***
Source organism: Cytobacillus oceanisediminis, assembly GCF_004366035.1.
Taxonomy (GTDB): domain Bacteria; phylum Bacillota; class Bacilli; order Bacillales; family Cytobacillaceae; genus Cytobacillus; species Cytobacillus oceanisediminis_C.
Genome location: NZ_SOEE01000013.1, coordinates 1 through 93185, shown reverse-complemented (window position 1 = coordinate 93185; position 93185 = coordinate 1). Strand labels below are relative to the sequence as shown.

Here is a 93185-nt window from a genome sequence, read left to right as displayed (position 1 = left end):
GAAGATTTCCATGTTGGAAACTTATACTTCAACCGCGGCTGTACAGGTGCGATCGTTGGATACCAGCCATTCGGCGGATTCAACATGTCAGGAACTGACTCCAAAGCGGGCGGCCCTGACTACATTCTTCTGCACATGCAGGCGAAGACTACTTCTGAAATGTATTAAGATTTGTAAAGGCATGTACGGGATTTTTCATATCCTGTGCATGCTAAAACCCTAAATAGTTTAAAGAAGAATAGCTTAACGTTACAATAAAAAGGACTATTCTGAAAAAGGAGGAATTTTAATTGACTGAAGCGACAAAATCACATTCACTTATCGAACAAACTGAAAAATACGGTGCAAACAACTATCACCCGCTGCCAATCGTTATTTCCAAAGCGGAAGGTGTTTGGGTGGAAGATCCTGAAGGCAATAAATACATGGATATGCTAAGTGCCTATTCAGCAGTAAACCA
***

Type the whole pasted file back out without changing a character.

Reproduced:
Source organism: Cytobacillus oceanisediminis, assembly GCF_004366035.1.
Taxonomy (GTDB): domain Bacteria; phylum Bacillota; class Bacilli; order Bacillales; family Cytobacillaceae; genus Cytobacillus; species Cytobacillus oceanisediminis_C.
Genome location: NZ_SOEE01000013.1, coordinates 1 through 93185, shown reverse-complemented (window position 1 = coordinate 93185; position 93185 = coordinate 1). Strand labels below are relative to the sequence as shown.

Here is a 93185-nt window from a genome sequence, read left to right as displayed (position 1 = left end):
GAAGATTTCCATGTTGGAAACTTATACTTCAACCGCGGCTGTACAGGTGCGATCGTTGGATACCAGCCATTCGGCGGATTCAACATGTCAGGAACTGACTCCAAAGCGGGCGGCCCTGACTACATTCTTCTGCACATGCAGGCGAAGACTACTTCTGAAATGTATTAAGATTTGTAAAGGCATGTACGGGATTTTTCATATCCTGTGCATGCTAAAACCCTAAATAGTTTAAAGAAGAATAGCTTAACGTTACAATAAAAAGGACTATTCTGAAAAAGGAGGAATTTTAATTGACTGAAGCGACAAAATCACATTCACTTATCGAACAAACTGAAAAATACGGTGCAAACAACTATCACCCGCTGCCAATCGTTATTTCCAAAGCGGAAGGTGTTTGGGTGGAAGATCCTGAAGGCAATAAATACATGGATATGCTAAGTGCCTATTCAGCAGTAAACCA